I show some of the automatically generated rules for Polish and English: as they were learned using TBL, they had a symbolic form and were easily translatable to the notation required by LanguageTool, an open-source general-purpose proofreading software. As will be shown, some of the automatically generated rules tend to have higher recall than the ones manually crafted. TBL rules don’t allow the level of generality offered by LanguageTool (no regular expressions, not to mention such mechanisms as feature unification) so human intervention is useful to join the resulting rules together in a single LanguageTool rule.

See the full paper draft here.

The Polish Language in the Digital Age

Information technology changes our everyday lives. We typically use computers for writing, editing, calculating, and information searching, and increasingly for reading, listening to music, viewing photos and watching movies. We carry small computers in our pockets and use them to make phone calls, write emails, get information and entertain ourselves, wherever we are. How does this massive digitisation of information, knowledge and everyday communication affect our language? Will our language change or even disappear? These are the kinds of questions that I answer in the META-NET publication: The Polish Language in The Digital Age. Freely downloadable!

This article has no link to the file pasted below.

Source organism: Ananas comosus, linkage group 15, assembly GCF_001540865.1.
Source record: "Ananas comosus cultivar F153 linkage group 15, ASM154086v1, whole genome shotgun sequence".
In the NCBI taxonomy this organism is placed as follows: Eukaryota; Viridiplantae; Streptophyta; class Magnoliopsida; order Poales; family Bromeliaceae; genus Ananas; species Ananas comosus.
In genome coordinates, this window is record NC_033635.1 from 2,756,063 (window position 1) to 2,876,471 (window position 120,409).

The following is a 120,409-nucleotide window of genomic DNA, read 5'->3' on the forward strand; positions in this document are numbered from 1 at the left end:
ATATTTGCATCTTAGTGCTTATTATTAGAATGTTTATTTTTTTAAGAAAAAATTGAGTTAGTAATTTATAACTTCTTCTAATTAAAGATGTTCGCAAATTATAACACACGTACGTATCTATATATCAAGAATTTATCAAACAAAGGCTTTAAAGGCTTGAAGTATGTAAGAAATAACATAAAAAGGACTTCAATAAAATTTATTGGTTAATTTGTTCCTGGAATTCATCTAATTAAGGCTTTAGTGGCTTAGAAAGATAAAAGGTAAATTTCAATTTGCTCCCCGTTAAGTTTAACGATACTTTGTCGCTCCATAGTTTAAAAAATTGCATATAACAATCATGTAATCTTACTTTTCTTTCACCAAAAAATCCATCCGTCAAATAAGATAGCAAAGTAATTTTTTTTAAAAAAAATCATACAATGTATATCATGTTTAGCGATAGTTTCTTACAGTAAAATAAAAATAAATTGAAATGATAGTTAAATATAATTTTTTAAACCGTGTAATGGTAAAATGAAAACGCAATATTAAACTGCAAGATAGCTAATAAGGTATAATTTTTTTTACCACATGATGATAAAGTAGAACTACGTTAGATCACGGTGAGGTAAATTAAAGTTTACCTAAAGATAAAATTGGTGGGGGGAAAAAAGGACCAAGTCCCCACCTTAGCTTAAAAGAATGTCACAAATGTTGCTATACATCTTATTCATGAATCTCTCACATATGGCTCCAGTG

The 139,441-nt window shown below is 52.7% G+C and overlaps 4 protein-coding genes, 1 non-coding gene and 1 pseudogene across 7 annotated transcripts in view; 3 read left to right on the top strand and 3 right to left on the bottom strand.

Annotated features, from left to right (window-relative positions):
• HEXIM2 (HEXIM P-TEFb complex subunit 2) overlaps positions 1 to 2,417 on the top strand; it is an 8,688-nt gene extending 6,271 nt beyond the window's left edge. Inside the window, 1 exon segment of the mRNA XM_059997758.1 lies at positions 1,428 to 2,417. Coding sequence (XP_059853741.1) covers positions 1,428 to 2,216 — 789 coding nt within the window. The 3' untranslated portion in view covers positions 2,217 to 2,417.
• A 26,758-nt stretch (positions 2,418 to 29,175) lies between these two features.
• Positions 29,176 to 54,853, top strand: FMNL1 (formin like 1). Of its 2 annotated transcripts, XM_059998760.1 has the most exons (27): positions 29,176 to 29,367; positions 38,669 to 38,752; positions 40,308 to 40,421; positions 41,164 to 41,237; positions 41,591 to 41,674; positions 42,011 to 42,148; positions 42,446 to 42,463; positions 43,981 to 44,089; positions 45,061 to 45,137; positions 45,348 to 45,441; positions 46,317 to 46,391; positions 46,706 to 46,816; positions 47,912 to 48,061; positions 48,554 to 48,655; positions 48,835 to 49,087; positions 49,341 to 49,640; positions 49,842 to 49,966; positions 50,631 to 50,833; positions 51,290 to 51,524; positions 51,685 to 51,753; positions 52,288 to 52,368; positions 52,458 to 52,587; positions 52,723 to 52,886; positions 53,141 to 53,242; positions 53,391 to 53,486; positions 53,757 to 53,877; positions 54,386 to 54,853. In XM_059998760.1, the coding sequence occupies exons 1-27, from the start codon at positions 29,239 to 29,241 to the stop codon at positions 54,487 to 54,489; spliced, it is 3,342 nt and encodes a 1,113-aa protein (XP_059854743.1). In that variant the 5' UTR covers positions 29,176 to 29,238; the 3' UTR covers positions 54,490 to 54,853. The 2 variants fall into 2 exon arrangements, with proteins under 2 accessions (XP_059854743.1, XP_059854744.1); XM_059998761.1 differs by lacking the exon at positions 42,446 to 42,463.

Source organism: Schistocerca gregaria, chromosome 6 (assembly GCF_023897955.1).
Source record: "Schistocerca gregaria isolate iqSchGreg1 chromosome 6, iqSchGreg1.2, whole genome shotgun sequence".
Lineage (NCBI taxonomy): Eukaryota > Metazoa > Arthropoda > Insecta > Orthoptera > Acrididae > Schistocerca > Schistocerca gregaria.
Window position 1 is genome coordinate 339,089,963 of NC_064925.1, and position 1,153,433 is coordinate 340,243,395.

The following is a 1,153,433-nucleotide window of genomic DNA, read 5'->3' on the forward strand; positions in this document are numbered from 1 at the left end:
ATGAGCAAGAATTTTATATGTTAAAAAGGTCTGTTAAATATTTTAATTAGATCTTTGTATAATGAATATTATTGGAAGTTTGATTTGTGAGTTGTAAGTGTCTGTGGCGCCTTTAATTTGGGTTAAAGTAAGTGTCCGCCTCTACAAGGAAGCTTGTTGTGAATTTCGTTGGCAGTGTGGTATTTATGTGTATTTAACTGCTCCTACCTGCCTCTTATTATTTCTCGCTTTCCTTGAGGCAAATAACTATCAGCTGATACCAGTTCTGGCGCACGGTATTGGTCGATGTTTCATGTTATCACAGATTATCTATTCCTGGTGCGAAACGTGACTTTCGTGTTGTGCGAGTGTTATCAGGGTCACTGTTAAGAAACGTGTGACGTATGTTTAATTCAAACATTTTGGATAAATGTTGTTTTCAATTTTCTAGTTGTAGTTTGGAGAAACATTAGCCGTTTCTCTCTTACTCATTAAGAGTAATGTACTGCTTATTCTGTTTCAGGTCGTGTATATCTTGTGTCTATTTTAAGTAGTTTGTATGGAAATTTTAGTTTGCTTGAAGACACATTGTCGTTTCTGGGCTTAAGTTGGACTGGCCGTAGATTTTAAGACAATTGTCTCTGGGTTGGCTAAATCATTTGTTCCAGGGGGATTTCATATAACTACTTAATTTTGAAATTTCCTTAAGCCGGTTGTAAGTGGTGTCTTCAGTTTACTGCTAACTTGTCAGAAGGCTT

Microsoft Office contains a decent OCR engine, yet it does not create PDF files with a text layer on it. This project contains a script that takes a tif file and converts it into HOCR format (HTML + OCR). This can be then processed with a simple Java program to get a PDF file. Grab it here.


W pakiecie Microsoft Office jest niezła funkcja rozpoznawania znaków (OCR), ale niestety, nie pozwala tworzyć graficznych plików PDF z warstwą tekstową. Zapisuje pliki w dziwnym formacie .modi lub .tif o nietypowej budowie. Stworzyłem narzędzie, które jednak coś z tym robi. Do pobrania tutaj.

Beyond Description. Naturalism and Normativity


Image The volume we edited with Konrad Talmont-Kamiński has just been published.
Here is the blurb:

The contributors to this volume engage with issues of normativity within naturalised philosophy. The issues are critical to naturalism as most traditional notions in philosophy, such as knowledge, justification or representation, are said to involve normativity. Some of the contributors pursue the question of the correct place of normativity within a naturalised ontology, with emergentist and eliminativist answers offered on neighbouring pages. Others seek to justify particular norms within a naturalised framework, the more surprising ones including naturalist takes on the a priori and intuitions. Finally, yet others examine concrete examples of the application of norms within particular epistemic endeavours, such as psychopathology and design. The overall picture is that of an intimate engagement with issues of normativity on the part of naturalist philosophers – questioning some of the fundamentals at the same time as they try to work out many of the details.

You can find the contents of the volume below.


Continue reading “Beyond Description. Naturalism and Normativity”